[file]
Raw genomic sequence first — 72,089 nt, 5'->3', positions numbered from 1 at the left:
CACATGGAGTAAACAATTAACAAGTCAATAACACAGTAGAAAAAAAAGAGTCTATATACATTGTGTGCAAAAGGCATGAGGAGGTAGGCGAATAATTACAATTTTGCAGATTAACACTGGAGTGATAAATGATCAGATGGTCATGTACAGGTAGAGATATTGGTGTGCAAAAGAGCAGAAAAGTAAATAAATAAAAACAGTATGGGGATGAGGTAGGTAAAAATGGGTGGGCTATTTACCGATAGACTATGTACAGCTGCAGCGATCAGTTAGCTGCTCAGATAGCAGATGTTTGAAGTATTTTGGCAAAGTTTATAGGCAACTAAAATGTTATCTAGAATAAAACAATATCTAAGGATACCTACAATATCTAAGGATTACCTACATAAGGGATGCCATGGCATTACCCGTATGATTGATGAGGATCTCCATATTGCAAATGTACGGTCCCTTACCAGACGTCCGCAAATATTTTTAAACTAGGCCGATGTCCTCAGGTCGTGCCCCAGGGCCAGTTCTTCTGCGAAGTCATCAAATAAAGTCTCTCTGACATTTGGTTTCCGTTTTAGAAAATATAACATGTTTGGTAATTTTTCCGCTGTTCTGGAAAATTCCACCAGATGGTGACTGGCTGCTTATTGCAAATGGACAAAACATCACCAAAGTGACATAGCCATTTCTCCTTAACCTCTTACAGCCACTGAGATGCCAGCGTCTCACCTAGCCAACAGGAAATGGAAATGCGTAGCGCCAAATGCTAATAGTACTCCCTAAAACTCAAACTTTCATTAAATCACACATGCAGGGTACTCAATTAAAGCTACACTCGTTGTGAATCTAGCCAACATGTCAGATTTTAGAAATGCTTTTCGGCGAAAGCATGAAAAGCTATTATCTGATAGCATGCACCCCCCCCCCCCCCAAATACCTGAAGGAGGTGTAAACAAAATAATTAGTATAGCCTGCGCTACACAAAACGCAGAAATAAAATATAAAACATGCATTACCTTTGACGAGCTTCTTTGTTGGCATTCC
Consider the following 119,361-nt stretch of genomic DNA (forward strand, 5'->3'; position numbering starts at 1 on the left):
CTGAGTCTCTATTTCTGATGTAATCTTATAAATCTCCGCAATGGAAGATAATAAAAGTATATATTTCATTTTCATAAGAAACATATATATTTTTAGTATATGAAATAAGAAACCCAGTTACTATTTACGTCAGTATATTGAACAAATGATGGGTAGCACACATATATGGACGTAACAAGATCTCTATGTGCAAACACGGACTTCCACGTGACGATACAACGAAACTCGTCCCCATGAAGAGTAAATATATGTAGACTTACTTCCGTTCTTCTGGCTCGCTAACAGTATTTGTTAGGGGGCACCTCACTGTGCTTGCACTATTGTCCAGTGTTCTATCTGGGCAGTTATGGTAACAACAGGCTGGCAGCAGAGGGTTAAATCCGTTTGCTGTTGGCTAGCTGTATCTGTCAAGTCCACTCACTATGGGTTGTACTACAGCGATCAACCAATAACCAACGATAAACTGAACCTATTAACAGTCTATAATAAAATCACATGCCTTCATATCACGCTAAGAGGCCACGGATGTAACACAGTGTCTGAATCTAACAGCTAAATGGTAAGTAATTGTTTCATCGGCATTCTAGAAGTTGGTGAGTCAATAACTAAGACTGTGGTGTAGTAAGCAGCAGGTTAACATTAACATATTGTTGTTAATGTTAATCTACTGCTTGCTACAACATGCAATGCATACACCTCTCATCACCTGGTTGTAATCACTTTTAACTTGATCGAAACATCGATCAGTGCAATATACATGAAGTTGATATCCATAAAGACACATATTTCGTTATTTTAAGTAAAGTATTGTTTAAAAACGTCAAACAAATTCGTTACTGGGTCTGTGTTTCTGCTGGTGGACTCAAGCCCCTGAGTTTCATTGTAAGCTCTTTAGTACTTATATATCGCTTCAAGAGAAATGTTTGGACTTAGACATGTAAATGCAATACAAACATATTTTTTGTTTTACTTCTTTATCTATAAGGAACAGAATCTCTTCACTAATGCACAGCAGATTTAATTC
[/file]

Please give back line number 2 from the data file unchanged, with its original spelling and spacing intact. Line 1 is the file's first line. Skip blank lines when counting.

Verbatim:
CACATGGAGTAAACAATTAACAAGTCAATAACACAGTAGAAAAAAAAGAGTCTATATACATTGTGTGCAAAAGGCATGAGGAGGTAGGCGAATAATTACAATTTTGCAGATTAACACTGGAGTGATAAATGATCAGATGGTCATGTACAGGTAGAGATATTGGTGTGCAAAAGAGCAGAAAAGTAAATAAATAAAAACAGTATGGGGATGAGGTAGGTAAAAATGGGTGGGCTATTTACCGATAGACTATGTACAGCTGCAGCGATCAGTTAGCTGCTCAGATAGCAGATGTTTGAAGTATTTTGGCAAAGTTTATAGGCAACTAAAATGTTATCTAGAATAAAACAATATCTAAGGATACCTACAATATCTAAGGATTACCTACATAAGGGATGCCATGGCATTACCCGTATGATTGATGAGGATCTCCATATTGCAAATGTACGGTCCCTTACCAGACGTCCGCAAATATTTTTAAACTAGGCCGATGTCCTCAGGTCGTGCCCCAGGGCCAGTTCTTCTGCGAAGTCATCAAATAAAGTCTCTCTGACATTTGGTTTCCGTTTTAGAAAATATAACATGTTTGGTAATTTTTCCGCTGTTCTGGAAAATTCCACCAGATGGTGACTGGCTGCTTATTGCAAATGGACAAAACATCACCAAAGTGACATAGCCATTTCTCCTTAACCTCTTACAGCCACTGAGATGCCAGCGTCTCACCTAGCCAACAGGAAATGGAAATGCGTAGCGCCAAATGCTAATAGTACTCCCTAAAACTCAAACTTTCATTAAATCACACATGCAGGGTACTCAATTAAAGCTACACTCGTTGTGAATCTAGCCAACATGTCAGATTTTAGAAATGCTTTTCGGCGAAAGCATGAAAAGCTATTATCTGATAGCATGCACCCCCCCCCCCCCCAAATACCTGAAGGAGGTGTAAACAAAATAATTAGTATAGCCTGCGCTACACAAAACGCAGAAATAAAATATAAAACATGCATTACCTTTGACGAGCTTCTTTGTTGGCATTCC